“. . . Just 10 days from now, Congress might allow a series of automatic, severe budget cuts to take place that will do the exact opposite. It won’t help the economy, won’t create jobs, will visit hardship on a whole lot of people.
Now, if Congress allows this meat-cleaver approach to take place, it will jeopardize our military readiness. It will eviscerate job-creating investments in education and energy and medical research. It won’t consider whether we’re cutting some bloated program that has outlived its usefulness, or a vital service that Americans depend on every single day. It doesn’t make those distinctions.
So these cuts are not smart. They are not fair. They will hurt our economy. They will add hundreds of thousands of Americans to the unemployment rolls. This is not an abstraction — people will lose their jobs. The unemployment rate might tick up again.
“So now Republicans in Congress face a simple choice: Are they willing to compromise to protect vital investments in education and healthcare and national security and all the jobs that depend on them? Or would they rather put hundreds of thousands of jobs and our entire economy at risk just to protect a few special interest tax loopholes that benefit only the wealthiest Americans and biggest corporations? That’s the choice . . .”
The president forgets that he is the butcher that wields the “meat cleaver” since sequestration was his idea and one that he was banking on to force Republicans to make a deal.
The president forgets that he is the commander in chief charged with the health, safety and welfare of the military so why then did he leverage them as a political pawn in his economic chess match with Republicans?
He must explain to his troops why he as their leader would sell them out.
The president also forgets that he signed the sequester bill he himself advanced. It was not a Republican proposal. Republicans initially pushed back on it but relented because they believed a “grand bargain” was possible to avoid it.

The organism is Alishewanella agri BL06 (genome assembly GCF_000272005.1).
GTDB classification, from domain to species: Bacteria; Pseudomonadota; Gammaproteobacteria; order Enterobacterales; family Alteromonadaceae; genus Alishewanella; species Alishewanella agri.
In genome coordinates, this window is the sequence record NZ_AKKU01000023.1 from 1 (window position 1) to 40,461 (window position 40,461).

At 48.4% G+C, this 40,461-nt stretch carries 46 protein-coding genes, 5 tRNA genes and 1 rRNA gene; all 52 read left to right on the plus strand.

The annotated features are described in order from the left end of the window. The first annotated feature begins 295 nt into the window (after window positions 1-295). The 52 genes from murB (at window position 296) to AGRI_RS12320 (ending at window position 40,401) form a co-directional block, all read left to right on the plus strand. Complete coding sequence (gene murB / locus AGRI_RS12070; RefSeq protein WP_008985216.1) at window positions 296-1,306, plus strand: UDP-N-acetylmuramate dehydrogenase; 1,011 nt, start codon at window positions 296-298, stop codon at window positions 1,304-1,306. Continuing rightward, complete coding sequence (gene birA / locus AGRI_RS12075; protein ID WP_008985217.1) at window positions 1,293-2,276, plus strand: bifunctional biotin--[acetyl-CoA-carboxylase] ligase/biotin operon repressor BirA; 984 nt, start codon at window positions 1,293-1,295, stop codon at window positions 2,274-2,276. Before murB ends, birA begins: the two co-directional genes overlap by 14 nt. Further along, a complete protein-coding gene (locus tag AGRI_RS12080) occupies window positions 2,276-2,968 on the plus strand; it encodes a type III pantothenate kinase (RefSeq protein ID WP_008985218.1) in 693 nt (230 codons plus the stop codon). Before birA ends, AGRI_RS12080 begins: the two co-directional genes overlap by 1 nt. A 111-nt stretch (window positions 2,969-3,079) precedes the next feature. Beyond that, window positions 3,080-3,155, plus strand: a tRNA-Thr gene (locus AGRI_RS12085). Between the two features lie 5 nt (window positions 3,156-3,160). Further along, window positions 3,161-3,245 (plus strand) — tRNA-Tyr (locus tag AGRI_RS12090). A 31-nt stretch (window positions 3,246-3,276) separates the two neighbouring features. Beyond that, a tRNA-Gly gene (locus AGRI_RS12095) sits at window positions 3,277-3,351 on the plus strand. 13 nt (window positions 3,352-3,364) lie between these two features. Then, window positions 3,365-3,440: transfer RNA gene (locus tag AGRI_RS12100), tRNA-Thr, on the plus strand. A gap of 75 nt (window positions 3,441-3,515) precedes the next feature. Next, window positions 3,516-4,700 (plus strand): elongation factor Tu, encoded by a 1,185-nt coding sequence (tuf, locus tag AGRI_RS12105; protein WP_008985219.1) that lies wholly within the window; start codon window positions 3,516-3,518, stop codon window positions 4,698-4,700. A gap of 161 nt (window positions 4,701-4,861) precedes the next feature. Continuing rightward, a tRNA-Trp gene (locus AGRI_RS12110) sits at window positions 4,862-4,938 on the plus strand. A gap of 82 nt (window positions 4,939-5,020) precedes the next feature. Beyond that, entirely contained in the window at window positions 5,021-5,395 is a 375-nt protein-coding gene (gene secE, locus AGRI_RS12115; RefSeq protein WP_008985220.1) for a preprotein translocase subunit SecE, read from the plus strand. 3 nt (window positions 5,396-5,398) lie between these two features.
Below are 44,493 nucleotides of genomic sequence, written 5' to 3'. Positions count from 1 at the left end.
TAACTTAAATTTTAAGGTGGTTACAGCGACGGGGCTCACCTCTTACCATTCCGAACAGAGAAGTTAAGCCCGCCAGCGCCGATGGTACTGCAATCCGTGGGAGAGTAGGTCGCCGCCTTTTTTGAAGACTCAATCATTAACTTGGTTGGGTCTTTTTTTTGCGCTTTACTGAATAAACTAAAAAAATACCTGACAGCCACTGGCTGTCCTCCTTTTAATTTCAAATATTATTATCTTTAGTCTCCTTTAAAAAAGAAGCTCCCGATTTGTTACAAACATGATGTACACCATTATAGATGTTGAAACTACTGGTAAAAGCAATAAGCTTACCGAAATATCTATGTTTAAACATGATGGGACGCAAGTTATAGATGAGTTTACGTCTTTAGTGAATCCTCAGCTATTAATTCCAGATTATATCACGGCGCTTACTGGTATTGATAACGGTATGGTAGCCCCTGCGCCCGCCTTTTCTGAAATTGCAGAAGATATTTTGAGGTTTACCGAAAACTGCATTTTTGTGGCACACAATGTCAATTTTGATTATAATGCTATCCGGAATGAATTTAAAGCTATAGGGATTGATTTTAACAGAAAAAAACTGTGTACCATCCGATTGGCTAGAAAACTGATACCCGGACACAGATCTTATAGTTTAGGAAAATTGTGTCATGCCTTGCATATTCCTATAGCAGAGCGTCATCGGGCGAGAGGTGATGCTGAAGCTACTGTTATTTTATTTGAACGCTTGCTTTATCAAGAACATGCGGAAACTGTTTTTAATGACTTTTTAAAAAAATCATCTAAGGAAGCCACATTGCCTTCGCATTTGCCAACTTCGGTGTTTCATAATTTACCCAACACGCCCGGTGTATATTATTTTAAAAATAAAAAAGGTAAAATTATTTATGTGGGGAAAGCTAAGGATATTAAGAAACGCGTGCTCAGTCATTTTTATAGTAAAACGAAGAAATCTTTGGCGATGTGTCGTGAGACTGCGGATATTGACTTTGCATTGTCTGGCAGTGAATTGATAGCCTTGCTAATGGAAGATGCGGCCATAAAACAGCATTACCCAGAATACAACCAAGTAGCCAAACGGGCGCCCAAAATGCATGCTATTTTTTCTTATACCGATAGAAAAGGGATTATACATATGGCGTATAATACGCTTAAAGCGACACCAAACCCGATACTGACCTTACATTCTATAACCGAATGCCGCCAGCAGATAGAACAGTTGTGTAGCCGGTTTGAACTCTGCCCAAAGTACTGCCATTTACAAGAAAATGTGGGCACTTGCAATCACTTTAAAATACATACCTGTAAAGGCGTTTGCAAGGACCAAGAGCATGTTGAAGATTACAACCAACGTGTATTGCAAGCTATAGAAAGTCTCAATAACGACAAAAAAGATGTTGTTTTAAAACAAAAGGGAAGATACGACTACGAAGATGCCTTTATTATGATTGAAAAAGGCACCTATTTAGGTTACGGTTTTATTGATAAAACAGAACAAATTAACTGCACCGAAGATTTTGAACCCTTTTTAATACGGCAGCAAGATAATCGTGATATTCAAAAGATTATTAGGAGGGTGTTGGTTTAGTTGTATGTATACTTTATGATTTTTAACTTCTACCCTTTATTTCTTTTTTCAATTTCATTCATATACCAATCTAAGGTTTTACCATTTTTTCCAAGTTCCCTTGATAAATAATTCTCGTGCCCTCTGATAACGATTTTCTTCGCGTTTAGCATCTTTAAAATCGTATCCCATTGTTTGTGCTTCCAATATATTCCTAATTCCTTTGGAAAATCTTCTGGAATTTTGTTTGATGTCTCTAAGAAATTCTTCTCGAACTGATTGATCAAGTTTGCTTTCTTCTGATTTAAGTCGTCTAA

The president refuses to take responsibility for sequestration or anything else. Either he is schizophrenic when it comes to sequestration or he suffers from both short- and long-term-memory loss.
You can’t have it both ways. Mr. President you came up with sequestration. You now are forced to deal with it.
In a final taste of irony, Obama said this past week:
“As I said at the State of the Union, the American people have worked too hard, too long, rebuilding from one crisis to see their elected officials cause yet another one. And it seems like every three months around here there’s some manufactured crisis. We’ve got more work to do than to just try to dig ourselves out of these self-inflicted wounds.”
Mr. President you manufactured the “crisis” on sequester. Sequester is a self-inflicted wound that you must attend to yourself. You could solve sequester tomorrow if you wanted to. All you would need to do is call in the Director of the Office of Management and Budget and order him to offset sequester cuts with others.
Then take your package to the House and Senate and pass a bill reflecting alternative cuts. You chose not to do so because you now want additional revenues added to the mix. Something you know is DOA.
Mr. President be careful what you wish for. You wanted sequester and now you got it.
Bradley A. Blakeman served as deputy assistant to President George W. Bush from 2001-04. He is currently a professor of Politics and Public Policy at Georgetown University and a frequent contributor to Fox News Opinion. Read more reports from Bradley Blakeman — Click Here Now.